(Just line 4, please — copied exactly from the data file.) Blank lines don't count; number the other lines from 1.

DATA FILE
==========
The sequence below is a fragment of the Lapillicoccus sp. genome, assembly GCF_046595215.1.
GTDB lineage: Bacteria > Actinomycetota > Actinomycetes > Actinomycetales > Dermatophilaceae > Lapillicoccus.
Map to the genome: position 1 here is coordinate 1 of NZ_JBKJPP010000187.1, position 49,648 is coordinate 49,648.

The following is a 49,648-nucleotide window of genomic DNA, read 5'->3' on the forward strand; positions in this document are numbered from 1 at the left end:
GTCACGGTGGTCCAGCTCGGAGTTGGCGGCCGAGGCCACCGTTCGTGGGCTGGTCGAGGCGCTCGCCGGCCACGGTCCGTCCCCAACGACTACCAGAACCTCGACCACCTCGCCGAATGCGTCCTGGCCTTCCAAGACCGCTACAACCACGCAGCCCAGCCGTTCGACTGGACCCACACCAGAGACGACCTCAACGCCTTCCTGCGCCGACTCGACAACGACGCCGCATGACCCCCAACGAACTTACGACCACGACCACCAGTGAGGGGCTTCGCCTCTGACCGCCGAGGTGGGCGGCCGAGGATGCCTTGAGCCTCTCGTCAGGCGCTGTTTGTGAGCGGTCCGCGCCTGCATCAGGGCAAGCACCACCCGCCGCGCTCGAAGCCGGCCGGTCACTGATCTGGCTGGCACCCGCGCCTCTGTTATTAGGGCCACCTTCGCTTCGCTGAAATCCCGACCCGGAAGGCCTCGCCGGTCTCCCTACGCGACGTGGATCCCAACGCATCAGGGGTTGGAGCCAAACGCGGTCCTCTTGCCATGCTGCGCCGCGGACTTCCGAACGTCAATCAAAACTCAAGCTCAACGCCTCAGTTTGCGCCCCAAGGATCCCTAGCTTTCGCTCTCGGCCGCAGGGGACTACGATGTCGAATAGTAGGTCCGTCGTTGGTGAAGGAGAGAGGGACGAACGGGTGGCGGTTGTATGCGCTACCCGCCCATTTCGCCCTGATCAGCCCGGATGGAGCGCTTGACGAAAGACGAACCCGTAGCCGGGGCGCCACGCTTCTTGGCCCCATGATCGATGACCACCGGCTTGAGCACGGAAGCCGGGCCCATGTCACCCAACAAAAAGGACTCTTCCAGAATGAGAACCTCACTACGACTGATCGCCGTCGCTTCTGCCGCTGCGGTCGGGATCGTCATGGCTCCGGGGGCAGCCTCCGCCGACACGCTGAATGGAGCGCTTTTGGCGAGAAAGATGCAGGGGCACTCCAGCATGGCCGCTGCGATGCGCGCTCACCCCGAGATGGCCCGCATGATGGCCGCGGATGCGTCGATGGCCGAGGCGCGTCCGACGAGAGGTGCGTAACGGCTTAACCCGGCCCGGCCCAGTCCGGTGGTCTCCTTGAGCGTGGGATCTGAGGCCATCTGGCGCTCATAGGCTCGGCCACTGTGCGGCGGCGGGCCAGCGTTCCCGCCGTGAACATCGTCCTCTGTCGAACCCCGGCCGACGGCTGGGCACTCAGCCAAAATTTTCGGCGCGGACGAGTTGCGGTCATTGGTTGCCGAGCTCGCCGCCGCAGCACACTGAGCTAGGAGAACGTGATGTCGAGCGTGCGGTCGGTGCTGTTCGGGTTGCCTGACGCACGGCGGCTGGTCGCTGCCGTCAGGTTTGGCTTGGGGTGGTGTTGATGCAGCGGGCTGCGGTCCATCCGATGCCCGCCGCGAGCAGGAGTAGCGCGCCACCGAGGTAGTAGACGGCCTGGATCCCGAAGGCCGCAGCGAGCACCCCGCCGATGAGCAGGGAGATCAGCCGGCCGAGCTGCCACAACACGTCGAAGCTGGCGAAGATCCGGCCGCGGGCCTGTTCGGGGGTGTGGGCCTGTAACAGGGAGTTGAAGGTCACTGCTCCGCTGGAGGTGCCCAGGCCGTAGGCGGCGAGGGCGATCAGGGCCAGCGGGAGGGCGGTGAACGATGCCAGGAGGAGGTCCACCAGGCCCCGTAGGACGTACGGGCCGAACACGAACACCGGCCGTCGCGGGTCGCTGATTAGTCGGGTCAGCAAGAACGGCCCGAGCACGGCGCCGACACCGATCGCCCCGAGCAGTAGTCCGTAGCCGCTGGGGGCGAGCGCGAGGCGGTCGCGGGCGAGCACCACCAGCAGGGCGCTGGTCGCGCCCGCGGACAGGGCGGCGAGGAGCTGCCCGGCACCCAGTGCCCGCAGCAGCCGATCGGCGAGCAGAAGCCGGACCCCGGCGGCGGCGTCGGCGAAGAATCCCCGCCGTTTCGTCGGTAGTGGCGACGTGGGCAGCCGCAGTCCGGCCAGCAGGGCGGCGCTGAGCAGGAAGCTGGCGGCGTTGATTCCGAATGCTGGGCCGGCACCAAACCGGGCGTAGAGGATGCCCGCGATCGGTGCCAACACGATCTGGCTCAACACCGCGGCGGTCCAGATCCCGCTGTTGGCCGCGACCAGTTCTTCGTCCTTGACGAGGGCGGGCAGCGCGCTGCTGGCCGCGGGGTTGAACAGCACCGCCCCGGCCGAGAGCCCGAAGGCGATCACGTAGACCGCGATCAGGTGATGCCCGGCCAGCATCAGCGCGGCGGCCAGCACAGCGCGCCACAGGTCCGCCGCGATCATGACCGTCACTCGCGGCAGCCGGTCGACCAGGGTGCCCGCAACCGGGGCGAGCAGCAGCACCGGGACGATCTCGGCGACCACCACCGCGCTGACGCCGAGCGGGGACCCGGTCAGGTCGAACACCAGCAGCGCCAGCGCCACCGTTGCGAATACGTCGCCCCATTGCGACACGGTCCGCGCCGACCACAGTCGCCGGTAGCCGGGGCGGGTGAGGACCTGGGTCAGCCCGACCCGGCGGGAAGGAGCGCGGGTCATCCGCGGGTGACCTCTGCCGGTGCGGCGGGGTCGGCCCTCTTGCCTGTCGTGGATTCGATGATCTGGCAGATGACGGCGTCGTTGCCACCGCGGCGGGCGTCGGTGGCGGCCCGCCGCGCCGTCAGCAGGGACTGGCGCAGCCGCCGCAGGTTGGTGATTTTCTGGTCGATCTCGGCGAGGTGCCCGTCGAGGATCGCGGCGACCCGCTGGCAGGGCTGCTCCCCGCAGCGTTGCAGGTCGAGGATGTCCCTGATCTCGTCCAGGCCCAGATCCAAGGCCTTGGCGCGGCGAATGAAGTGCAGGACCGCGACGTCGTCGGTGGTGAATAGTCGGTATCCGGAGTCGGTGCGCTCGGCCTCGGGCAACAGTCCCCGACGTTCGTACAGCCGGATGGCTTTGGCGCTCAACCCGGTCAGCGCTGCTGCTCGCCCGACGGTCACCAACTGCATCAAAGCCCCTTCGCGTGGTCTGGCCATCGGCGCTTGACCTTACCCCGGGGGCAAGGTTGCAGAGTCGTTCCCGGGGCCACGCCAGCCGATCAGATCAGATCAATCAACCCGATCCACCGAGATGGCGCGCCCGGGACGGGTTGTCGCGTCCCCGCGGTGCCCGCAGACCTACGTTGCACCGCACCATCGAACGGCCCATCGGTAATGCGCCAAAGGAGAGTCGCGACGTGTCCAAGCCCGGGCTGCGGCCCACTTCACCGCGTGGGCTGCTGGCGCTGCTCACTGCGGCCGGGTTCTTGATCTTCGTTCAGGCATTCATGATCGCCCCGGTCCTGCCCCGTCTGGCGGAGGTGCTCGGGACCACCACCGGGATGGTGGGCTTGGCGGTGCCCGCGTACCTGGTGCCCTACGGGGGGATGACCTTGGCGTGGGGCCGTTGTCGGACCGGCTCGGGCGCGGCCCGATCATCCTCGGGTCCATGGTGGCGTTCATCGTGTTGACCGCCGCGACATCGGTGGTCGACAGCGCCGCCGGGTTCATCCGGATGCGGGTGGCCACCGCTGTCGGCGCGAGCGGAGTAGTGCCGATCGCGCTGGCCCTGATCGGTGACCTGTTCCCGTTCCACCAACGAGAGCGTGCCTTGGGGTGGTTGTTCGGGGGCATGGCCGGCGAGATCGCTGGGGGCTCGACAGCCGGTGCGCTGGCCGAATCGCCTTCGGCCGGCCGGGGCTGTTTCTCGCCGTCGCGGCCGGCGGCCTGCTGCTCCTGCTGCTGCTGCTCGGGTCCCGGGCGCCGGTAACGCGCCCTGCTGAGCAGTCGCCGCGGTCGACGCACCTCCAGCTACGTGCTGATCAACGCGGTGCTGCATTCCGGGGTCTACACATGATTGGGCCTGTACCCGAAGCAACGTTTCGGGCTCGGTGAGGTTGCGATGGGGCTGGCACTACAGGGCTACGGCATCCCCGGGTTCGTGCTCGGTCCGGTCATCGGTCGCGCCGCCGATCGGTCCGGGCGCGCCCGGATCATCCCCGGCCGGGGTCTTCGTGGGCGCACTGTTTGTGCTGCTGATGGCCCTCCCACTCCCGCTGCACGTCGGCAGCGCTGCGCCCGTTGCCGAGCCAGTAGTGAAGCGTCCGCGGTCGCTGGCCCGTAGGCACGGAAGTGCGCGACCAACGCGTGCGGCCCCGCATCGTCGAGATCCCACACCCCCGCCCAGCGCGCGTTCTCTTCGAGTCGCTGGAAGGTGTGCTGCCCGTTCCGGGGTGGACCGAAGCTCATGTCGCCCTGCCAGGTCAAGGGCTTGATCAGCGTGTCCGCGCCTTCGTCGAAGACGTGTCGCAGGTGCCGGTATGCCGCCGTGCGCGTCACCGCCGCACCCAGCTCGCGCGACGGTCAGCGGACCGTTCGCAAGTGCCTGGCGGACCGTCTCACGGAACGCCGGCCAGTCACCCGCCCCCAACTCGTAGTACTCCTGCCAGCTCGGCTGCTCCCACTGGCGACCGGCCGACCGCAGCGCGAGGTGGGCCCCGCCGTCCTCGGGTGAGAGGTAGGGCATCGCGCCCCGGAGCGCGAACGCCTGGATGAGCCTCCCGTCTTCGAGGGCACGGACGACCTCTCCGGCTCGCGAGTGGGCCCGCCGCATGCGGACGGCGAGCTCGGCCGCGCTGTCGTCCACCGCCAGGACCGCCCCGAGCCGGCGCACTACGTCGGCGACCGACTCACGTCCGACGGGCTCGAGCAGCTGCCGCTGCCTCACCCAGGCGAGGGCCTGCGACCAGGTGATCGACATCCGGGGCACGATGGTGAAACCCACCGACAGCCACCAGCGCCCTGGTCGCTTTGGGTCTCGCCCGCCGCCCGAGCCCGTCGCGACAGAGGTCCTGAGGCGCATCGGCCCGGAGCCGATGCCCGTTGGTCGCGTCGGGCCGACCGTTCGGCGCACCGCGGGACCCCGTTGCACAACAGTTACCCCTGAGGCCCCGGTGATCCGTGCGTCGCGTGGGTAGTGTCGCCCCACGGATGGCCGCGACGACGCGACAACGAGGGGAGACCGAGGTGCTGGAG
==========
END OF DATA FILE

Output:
The following is a 49,648-nucleotide window of genomic DNA, read 5'->3' on the forward strand; positions in this document are numbered from 1 at the left end: